The Healing of the Rift
The age of migrations,
long before maps were made,
the tribes not yet nations,
they had not thought of trade.
On one side of the chasm,
they began to build a bridge,
but on the other they raised weapons,
and built a fortress on the ridge.
You can upturn an hour glass,
to watch the sand sift down and shift,
but you may wait forever
for the healing of the rift.
In this new age of migrations,
caused by poverty and war,
tensions between nations
makes every law unsure.
No feud is forgotten,
and always there’s the threat,
the sword will crack the cradle,
the fragile balance be upset.
You can shoulder your burden,
set out to do no more than drift,
and pray for a true treaty
to bring the healing of the rift.
Left with speculations,
you are puzzled by the lies,
with no illuminations,
to shed scales from your eyes.
At the mercy of leaders,
too obstinate to agree,
you must board a broken boat,
and take rough chances on the sea.
You feel stranded with no signs,
and a load you cannot lift.
All that remains is your dream
of the healing of the rift.
Glass blower blew through a transparent tube
to inflate a glassy dome,
and set it on a grey metal raft
to be his floating home.
On a canal of melted silver,
he steered it through a cubic maze,
coloured white, yellow, brown and blue,
his telescope raised to his eye,
the further more he saw,
the more horizons grew.
Gate by gate he found
through which his craft could pass,
until he got quite lost himself
amid the jumbled mass.
Captain Pelican stood tall on stilt like legs,
and filled his bill with fish.
His wish was to find a pearl,
and admire it in a dish.
When glass blower shunted by,
he eyed him with his eye,
and said: “Beware Molten Mountain,
worse than dark clouds
created by the sky.”
Glass blower gave his head a nod,
and mulled over his advice,
but as a lone adventurer,
he knew there was a price.
Towards black jet metropolis,
he paddled on and oared.
Like a beaver busy with his dam,
rubbed his tooth and smiled
as one who is never bored.
When he came to Molten Mountain,
he thought that he might melt,
but only his trouser button
was bursted by his belt.
He moored on an island,
more green than any herb,
and there we leave him in a peace
only a weasel would disturb.
I strayed into long ago,
somewhere in the east,
yes, the Orient.
Time moved slow,
like the wings of a cormorant.
I made my way to a stall
in a market square,
shiny stones drew me there.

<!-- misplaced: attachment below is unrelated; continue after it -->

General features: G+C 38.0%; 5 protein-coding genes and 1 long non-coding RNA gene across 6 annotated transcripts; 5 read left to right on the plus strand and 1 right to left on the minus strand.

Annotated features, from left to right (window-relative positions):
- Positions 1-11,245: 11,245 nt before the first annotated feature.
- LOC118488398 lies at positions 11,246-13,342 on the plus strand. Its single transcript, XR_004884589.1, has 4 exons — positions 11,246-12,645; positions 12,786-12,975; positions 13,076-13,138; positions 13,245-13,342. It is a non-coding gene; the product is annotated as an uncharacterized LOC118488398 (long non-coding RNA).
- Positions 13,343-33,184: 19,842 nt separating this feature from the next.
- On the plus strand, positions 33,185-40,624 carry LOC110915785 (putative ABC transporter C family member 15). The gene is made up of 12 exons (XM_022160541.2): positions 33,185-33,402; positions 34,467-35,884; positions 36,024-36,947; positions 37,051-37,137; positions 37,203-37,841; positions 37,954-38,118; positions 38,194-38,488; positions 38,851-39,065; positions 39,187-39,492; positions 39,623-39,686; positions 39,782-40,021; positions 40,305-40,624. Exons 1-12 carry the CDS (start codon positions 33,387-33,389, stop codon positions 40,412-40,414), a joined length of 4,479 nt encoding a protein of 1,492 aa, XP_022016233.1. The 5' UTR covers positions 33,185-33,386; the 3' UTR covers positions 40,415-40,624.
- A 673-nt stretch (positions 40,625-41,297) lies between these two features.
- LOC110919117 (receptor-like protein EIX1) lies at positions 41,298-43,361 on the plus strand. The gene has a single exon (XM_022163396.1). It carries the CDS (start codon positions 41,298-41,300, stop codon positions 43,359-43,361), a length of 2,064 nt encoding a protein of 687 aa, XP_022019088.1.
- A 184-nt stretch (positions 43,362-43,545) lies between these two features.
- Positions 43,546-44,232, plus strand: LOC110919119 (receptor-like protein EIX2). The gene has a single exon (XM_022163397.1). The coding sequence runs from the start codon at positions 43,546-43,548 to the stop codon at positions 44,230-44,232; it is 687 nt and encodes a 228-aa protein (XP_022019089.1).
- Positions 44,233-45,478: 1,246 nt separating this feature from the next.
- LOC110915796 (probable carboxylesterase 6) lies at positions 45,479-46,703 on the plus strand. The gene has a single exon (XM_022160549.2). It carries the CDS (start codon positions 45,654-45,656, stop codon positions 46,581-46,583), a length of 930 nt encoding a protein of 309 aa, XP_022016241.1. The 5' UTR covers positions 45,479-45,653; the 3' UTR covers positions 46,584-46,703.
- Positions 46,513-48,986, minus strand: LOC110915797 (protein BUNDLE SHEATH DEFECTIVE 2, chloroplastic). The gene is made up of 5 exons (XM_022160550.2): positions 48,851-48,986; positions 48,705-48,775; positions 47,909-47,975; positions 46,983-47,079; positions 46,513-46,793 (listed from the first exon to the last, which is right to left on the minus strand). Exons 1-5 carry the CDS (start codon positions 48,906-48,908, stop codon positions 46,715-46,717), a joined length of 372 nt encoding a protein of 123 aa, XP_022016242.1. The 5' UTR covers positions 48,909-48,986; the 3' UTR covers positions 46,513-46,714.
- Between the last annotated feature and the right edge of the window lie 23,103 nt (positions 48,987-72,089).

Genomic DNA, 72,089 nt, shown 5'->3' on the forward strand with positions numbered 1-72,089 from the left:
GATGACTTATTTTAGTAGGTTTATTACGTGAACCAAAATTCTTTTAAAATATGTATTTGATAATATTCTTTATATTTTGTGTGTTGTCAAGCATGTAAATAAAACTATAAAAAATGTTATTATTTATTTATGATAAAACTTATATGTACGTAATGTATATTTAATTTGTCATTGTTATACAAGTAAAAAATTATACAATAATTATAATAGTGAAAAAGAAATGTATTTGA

The old jeweller said:
“Did you know,
this earth sits on a sapphire,
and by its glow the sky is blue?”
I told him of that I was unaware,
but what he said made sense of all of it.
Who I once was I never knew.
To where I was, I had lost the clue.
Among these turning wheels,
the truth we strain to know.
The cold chain we grasp,
to fly or fall when we let go.
There was I,
a sailor not long stepped ashore.
A strange harbour to explore,
haven for ships with scarlet sails.
I stayed in an inn,
slept without dream.
When I woke,
I felt I had the key to a paradise.
These oceans I would voyage,
accept what was shown to me,
till I knew I had found
what I was looking for,
that which my eyes alone would ever see.
Literature Is A Quiet Pleasure
Literature is a quiet pleasure,
written and read in the same silence
as painting and sculpture
whereas music by its nature
requires sound, to be listened to.
Cinema is an art of sound and picture.
When one more than an other,
I come to measure,
I prefer the art of prose and verse.
Literature is a quiet pleasure.
Green Owl Green owl I have never seen for such a bird has never been, listen yet to my true word, a bunch of leaves on a tree shifted to form an owl with eyes and feathers green, so wild in my gard…
Source: Poems by Philip Dodd
Round the Bean Stalk
A man may wake
to watch his garden grow a bean stalk,
up and up, through clouds,
and think, such a giant plant
will make the neighbours talk,
better chop it down at the root
with an axe from the shed,
looks too big to eat with knife and fork,
and less dangerous dead.
Another man might admire it from his deck chair,
and water it in a drought.
and invite experts round to tell him
what it was about.
Yet another man might be like Jack
met in a fairy tale,
and climb up it through the clouds,
until his skin grew pale,
and may return with reports
of what he had seen,
or keep on climbing,
beyond the blue and green,
become the cause of wandering talk,
winding round the bean stalk
Gnat Woodlouse could not care a termite
about a maggot or an ant,
or for any other insect more obscure,
for which the evidence is scant,
and when the female primate owner of the house
turned the electric light bulb on at night,
he wriggled on the bathroom floor,
quite safe, for only spiders
gave female primates a fright,
but when he compared himself to a camel,
he felt such a small isopod fool,
for a camel who chews a cucumber
is the ultimate in cool.